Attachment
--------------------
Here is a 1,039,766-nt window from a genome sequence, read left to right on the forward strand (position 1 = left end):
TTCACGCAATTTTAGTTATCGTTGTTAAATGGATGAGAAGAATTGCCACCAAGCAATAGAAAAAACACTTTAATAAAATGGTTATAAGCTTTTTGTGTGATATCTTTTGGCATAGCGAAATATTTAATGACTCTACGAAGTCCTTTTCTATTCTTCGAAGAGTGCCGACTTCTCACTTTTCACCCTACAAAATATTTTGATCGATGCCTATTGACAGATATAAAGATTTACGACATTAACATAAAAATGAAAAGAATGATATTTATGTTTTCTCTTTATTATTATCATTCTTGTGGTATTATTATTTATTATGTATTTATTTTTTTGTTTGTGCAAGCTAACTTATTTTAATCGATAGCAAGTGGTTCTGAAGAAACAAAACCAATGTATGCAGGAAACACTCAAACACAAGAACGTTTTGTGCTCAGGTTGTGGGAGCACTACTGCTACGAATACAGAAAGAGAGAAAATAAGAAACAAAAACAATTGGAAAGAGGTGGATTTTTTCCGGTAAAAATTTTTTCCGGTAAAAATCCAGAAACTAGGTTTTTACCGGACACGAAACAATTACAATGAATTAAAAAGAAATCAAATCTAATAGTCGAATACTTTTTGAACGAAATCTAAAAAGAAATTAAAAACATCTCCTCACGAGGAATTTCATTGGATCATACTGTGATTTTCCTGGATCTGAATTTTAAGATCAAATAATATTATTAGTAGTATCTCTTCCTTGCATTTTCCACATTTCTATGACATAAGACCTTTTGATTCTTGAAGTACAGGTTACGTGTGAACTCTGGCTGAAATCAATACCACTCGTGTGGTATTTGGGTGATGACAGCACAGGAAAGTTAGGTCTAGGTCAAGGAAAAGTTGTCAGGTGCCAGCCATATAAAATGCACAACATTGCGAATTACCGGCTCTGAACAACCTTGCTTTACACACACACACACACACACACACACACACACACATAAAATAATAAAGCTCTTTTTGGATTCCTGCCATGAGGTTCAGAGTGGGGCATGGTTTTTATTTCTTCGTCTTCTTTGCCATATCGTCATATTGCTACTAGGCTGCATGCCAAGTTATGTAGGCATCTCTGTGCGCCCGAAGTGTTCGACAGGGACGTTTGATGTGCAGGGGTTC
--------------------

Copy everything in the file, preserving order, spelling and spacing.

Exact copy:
Here is a 1,039,766-nt window from a genome sequence, read left to right on the forward strand (position 1 = left end):
TTCACGCAATTTTAGTTATCGTTGTTAAATGGATGAGAAGAATTGCCACCAAGCAATAGAAAAAACACTTTAATAAAATGGTTATAAGCTTTTTGTGTGATATCTTTTGGCATAGCGAAATATTTAATGACTCTACGAAGTCCTTTTCTATTCTTCGAAGAGTGCCGACTTCTCACTTTTCACCCTACAAAATATTTTGATCGATGCCTATTGACAGATATAAAGATTTACGACATTAACATAAAAATGAAAAGAATGATATTTATGTTTTCTCTTTATTATTATCATTCTTGTGGTATTATTATTTATTATGTATTTATTTTTTTGTTTGTGCAAGCTAACTTATTTTAATCGATAGCAAGTGGTTCTGAAGAAACAAAACCAATGTATGCAGGAAACACTCAAACACAAGAACGTTTTGTGCTCAGGTTGTGGGAGCACTACTGCTACGAATACAGAAAGAGAGAAAATAAGAAACAAAAACAATTGGAAAGAGGTGGATTTTTTCCGGTAAAAATTTTTTCCGGTAAAAATCCAGAAACTAGGTTTTTACCGGACACGAAACAATTACAATGAATTAAAAAGAAATCAAATCTAATAGTCGAATACTTTTTGAACGAAATCTAAAAAGAAATTAAAAACATCTCCTCACGAGGAATTTCATTGGATCATACTGTGATTTTCCTGGATCTGAATTTTAAGATCAAATAATATTATTAGTAGTATCTCTTCCTTGCATTTTCCACATTTCTATGACATAAGACCTTTTGATTCTTGAAGTACAGGTTACGTGTGAACTCTGGCTGAAATCAATACCACTCGTGTGGTATTTGGGTGATGACAGCACAGGAAAGTTAGGTCTAGGTCAAGGAAAAGTTGTCAGGTGCCAGCCATATAAAATGCACAACATTGCGAATTACCGGCTCTGAACAACCTTGCTTTACACACACACACACACACACACACACACACACACATAAAATAATAAAGCTCTTTTTGGATTCCTGCCATGAGGTTCAGAGTGGGGCATGGTTTTTATTTCTTCGTCTTCTTTGCCATATCGTCATATTGCTACTAGGCTGCATGCCAAGTTATGTAGGCATCTCTGTGCGCCCGAAGTGTTCGACAGGGACGTTTGATGTGCAGGGGTTC